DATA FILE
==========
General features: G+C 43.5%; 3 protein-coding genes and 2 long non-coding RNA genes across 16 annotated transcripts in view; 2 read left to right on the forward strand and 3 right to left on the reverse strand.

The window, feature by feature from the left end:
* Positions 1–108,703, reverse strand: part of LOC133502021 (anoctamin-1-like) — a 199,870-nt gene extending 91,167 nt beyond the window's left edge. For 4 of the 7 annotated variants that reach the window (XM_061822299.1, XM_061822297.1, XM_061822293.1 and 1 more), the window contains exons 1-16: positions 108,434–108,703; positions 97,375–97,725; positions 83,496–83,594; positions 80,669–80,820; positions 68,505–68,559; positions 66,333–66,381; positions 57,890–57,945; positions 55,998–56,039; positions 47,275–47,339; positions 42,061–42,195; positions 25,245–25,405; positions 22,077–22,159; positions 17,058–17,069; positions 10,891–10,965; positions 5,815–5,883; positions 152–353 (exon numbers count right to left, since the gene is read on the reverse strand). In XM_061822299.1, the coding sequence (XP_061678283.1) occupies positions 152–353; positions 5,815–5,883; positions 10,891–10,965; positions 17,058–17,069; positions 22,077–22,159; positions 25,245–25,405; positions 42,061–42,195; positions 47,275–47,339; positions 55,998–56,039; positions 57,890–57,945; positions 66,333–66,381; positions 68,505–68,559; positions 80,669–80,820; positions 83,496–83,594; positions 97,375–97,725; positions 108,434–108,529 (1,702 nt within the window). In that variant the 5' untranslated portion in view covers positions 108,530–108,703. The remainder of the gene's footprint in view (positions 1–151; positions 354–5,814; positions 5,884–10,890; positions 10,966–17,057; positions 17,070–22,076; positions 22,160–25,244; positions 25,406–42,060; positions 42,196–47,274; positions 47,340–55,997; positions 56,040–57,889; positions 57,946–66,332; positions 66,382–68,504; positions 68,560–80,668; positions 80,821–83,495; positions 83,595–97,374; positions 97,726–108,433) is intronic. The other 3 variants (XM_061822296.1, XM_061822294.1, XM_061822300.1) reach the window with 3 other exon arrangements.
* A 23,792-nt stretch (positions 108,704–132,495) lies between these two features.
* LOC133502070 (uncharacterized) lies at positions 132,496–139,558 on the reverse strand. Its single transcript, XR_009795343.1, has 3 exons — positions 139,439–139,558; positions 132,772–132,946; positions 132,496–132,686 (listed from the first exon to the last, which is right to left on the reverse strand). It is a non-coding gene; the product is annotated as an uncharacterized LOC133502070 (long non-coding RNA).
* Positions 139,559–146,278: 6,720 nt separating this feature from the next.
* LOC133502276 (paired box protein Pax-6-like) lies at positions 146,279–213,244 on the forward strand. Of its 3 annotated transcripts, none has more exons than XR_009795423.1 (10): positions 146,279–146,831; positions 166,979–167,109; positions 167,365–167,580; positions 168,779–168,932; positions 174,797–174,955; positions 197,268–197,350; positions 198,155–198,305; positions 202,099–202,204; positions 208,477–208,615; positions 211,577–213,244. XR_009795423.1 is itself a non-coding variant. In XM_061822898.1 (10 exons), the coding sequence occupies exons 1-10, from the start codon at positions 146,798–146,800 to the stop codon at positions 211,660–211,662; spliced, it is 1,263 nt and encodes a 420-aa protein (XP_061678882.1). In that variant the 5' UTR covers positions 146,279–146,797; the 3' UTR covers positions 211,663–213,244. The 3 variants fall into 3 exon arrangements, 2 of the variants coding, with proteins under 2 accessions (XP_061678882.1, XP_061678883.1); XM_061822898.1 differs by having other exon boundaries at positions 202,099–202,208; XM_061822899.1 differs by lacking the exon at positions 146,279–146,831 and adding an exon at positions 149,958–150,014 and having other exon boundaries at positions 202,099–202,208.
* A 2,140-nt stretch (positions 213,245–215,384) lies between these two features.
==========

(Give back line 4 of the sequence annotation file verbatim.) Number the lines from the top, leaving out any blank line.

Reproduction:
* A 23,792-nt stretch (positions 108,704–132,495) lies between these two features.